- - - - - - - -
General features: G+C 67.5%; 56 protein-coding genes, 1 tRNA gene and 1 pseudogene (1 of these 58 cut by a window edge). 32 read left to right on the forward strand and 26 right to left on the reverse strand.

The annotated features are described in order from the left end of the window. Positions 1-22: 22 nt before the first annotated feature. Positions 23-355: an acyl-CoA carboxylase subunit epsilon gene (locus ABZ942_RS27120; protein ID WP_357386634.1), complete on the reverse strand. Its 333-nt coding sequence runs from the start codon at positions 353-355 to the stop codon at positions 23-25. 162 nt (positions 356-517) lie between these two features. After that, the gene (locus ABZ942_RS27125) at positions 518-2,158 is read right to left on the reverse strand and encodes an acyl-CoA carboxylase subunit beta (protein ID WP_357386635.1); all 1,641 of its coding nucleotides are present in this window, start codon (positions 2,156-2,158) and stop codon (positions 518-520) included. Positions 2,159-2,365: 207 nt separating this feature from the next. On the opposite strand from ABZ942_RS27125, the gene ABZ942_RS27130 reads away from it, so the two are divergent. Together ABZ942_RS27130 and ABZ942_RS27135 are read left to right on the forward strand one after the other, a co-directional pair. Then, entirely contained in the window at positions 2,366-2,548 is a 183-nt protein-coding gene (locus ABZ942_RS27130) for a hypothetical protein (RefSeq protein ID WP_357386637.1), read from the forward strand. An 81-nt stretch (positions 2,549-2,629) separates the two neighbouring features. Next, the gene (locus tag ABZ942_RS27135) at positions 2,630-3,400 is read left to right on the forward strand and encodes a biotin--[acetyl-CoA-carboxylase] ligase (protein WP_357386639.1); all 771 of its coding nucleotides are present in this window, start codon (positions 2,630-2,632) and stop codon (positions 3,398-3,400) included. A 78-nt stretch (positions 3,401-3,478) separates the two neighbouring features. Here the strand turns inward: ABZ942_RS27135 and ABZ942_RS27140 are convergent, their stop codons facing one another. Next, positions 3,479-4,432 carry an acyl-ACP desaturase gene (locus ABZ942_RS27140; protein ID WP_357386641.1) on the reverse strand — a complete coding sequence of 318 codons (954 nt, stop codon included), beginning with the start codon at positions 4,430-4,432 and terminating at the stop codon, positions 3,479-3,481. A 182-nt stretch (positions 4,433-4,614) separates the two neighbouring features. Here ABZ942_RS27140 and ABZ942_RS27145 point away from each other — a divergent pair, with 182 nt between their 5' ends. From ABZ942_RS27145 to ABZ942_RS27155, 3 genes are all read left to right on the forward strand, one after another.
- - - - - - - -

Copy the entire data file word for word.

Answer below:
General features: G+C 67.5%; 56 protein-coding genes, 1 tRNA gene and 1 pseudogene (1 of these 58 cut by a window edge). 32 read left to right on the forward strand and 26 right to left on the reverse strand.

The annotated features are described in order from the left end of the window. Positions 1-22: 22 nt before the first annotated feature. Positions 23-355: an acyl-CoA carboxylase subunit epsilon gene (locus ABZ942_RS27120; protein ID WP_357386634.1), complete on the reverse strand. Its 333-nt coding sequence runs from the start codon at positions 353-355 to the stop codon at positions 23-25. 162 nt (positions 356-517) lie between these two features. After that, the gene (locus ABZ942_RS27125) at positions 518-2,158 is read right to left on the reverse strand and encodes an acyl-CoA carboxylase subunit beta (protein ID WP_357386635.1); all 1,641 of its coding nucleotides are present in this window, start codon (positions 2,156-2,158) and stop codon (positions 518-520) included. Positions 2,159-2,365: 207 nt separating this feature from the next. On the opposite strand from ABZ942_RS27125, the gene ABZ942_RS27130 reads away from it, so the two are divergent. Together ABZ942_RS27130 and ABZ942_RS27135 are read left to right on the forward strand one after the other, a co-directional pair. Then, entirely contained in the window at positions 2,366-2,548 is a 183-nt protein-coding gene (locus ABZ942_RS27130) for a hypothetical protein (RefSeq protein ID WP_357386637.1), read from the forward strand. An 81-nt stretch (positions 2,549-2,629) separates the two neighbouring features. Next, the gene (locus tag ABZ942_RS27135) at positions 2,630-3,400 is read left to right on the forward strand and encodes a biotin--[acetyl-CoA-carboxylase] ligase (protein WP_357386639.1); all 771 of its coding nucleotides are present in this window, start codon (positions 2,630-2,632) and stop codon (positions 3,398-3,400) included. A 78-nt stretch (positions 3,401-3,478) separates the two neighbouring features. Here the strand turns inward: ABZ942_RS27135 and ABZ942_RS27140 are convergent, their stop codons facing one another. Next, positions 3,479-4,432 carry an acyl-ACP desaturase gene (locus ABZ942_RS27140; protein ID WP_357386641.1) on the reverse strand — a complete coding sequence of 318 codons (954 nt, stop codon included), beginning with the start codon at positions 4,430-4,432 and terminating at the stop codon, positions 3,479-3,481. A 182-nt stretch (positions 4,433-4,614) separates the two neighbouring features. Here ABZ942_RS27140 and ABZ942_RS27145 point away from each other — a divergent pair, with 182 nt between their 5' ends. From ABZ942_RS27145 to ABZ942_RS27155, 3 genes are all read left to right on the forward strand, one after another.